I recently reconnected with an old classmate from my teens, and we fell in love almost immediately. We are in our early 50s and both in long marriages to good people whom we love. Leaving our spouses is not an option [….] Despite our desire for each other and the fact that his wife and my husband may be asexual, my friend and I have not slept with each other. My husband has given me permission to have a lover, but my friend’s wife would be appalled if he asked for the same set-up. Shouldn’t someone with no interest in sex and minimal romantic attachment to their spouse (they are like roommates) allow that spouse to fulfil her or his needs for stimulation and affection (discreetly) elsewhere without calling it “cheating”? My friend and I are moral people, but life is short.
Some of the readers’ replies are:
Whose word do we have for it that his wife is asexual?…Oh, only his… What a surprise.
Of course it is ok! Go and fuck with everyone in sight and don’t bother!
Fortunately, other replies are more sophisticated. Most people seem to acknowledge the dilemma is real. None of the proposed options are ideal. For example, those who suggest asexual married couples should never have extramarital sexual relationships at the same time acknowledge that this solution is not ideal as sexual frustration may build up and may have devastating effects on the marriage. Those who suggest the individuals who are attracted to each other (henceforth ‘sexual’ individuals) should be honest about it to their partners, and that the ‘affair’ (consented to by all parties concerned) may be justified, realise this will make their ‘asexual’ partners unhappy, with potentially devastating effects for both marriages. Perhaps some will find it obvious that one of these alternatives is better than the other, but surely we must except that whichever option one chooses, there is some harm, or risk of harm.
Could what Savulescu and Sandberg, in their 2008 paper, have called ‘love drugs’ help resolve the dilemma?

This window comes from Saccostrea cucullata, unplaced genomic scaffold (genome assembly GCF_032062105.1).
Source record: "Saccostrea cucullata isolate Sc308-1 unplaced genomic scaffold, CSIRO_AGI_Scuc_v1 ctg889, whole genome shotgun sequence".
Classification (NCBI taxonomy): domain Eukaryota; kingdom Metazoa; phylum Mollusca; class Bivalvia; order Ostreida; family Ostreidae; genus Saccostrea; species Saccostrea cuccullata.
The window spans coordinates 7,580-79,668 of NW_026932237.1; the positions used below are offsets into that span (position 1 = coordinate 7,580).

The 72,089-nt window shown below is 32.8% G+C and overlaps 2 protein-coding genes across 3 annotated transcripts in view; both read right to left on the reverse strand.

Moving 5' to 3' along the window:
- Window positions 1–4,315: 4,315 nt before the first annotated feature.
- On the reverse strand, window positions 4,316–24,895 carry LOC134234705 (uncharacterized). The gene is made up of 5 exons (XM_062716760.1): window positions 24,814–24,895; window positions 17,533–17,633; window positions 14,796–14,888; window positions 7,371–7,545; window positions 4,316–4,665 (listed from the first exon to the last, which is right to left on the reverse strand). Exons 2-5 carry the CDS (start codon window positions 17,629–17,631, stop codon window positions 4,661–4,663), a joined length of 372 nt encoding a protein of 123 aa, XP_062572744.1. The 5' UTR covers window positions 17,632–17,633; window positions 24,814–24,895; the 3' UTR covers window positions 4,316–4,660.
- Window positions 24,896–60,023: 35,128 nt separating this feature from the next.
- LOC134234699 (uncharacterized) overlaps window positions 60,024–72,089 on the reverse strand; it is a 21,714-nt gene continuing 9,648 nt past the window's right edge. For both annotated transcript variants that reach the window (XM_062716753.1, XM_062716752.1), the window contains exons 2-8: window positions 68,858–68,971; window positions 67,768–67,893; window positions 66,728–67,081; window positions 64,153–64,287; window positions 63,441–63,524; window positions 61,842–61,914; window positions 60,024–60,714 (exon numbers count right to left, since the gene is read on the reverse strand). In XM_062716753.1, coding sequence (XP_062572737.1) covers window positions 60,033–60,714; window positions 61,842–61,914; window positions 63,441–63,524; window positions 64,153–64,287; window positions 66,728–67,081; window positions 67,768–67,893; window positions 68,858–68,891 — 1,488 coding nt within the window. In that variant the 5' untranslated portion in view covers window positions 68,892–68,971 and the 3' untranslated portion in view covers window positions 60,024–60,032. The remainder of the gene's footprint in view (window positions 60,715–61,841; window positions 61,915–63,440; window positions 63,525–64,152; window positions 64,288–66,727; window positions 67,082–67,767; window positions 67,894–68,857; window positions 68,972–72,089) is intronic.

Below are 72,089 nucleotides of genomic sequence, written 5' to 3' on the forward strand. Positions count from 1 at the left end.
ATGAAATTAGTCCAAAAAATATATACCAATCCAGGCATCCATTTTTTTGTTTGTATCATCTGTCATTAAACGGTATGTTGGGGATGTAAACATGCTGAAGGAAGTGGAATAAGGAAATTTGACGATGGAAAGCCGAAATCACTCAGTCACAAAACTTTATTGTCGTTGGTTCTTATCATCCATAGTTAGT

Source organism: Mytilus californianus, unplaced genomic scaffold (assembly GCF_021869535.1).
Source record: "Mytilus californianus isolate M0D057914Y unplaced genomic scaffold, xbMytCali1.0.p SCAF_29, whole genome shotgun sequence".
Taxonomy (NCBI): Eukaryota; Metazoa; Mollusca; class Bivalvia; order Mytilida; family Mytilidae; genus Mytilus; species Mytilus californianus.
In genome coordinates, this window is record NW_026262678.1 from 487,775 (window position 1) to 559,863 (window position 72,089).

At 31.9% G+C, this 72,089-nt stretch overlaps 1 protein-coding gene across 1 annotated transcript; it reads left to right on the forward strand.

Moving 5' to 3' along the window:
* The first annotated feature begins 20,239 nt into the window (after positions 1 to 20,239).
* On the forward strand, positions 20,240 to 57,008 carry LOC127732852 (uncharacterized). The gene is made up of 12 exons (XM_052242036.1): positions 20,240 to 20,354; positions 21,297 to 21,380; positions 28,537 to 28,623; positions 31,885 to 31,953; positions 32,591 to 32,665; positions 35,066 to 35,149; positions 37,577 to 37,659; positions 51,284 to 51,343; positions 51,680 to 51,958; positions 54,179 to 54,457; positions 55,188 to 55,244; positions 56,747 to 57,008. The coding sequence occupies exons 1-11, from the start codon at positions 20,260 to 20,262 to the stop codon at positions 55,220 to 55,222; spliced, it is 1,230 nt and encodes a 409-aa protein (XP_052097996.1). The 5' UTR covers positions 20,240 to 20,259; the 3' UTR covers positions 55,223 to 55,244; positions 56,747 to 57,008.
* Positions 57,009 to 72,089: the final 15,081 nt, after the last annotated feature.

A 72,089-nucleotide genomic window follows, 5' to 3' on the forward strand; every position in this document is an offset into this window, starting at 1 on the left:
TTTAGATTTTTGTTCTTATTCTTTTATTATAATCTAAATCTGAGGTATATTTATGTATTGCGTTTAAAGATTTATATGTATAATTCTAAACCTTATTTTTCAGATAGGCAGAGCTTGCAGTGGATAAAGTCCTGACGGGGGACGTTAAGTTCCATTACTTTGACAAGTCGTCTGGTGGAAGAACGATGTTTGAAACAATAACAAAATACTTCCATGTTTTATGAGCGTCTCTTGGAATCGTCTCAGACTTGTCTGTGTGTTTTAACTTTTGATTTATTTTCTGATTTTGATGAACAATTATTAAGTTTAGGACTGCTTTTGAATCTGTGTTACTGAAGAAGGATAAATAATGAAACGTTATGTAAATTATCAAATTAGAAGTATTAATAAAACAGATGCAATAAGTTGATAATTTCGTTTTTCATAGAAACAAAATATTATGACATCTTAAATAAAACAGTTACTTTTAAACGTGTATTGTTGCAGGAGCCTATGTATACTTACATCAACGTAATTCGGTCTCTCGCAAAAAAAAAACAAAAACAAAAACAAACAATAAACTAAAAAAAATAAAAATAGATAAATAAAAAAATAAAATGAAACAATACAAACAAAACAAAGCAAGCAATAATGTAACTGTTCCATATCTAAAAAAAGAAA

By Brian Earp
Rick Santorum, birth control, and “playing God”
Rick Santorum thinks that birth control is immoral. Santorum, a former Senator from Pennsylvania, is one of two human beings – if the polls have it right – likeliest to become the Republication nominee for President of the United States this election cycle.
By Brian Earp
Love and other drugs, or why parents should chemically enhance their marriages
Valentine’s day has passed, and along with it the usual rush of articles on “the neuroscience of love” – such as this one from Parade magazine. The penner of this particular piece, Judith Newman, sums up the relevant research like this:
It turns out that love truly is a chemical reaction. Researchers using MRIs to look at the brain activity of the smitten have found that an interplay of hormones and neurotransmitters create the state we call love.
My humble reckoning is that there’s more to “the state we call love” than hormones and neurotransmitters, but it’s true that brain chemistry is heavily involved in shaping our experience of amour. In fact, we’re beginning to understand quite a bit about the cerebral circuitry involved in love, lust, and human attachment—so much so that a couple of Oxford philosophers have been inspired to suggest something pretty radical.
They think that it’s time we shifted from merely describing this circuitry, and actually intervened in it directly—by altering our brains pharmacologically, through the use of what they call “love drugs.”
By Brian Earp (Follow Brian on Twitter by clicking here.)
What do gay marriage and polygamy have in common?
To find out, watch this exchange between US Republican presidential hopeful Rick Santorum, and a New Hampshire college student. Here’s an edit to give the gist:
Student: How about the ideas that all men are created equal, and the rights to happiness and liberty? [Applause.]
Santorum: Ok, so — Are we saying that everyone should have the right to marry?
Audience: Yes! Yes!
Santorum: Everyone? Ok, so, anybody can marry anybody else.
Audience: Yes, yes!
Santorum: So anyone can marry several people? …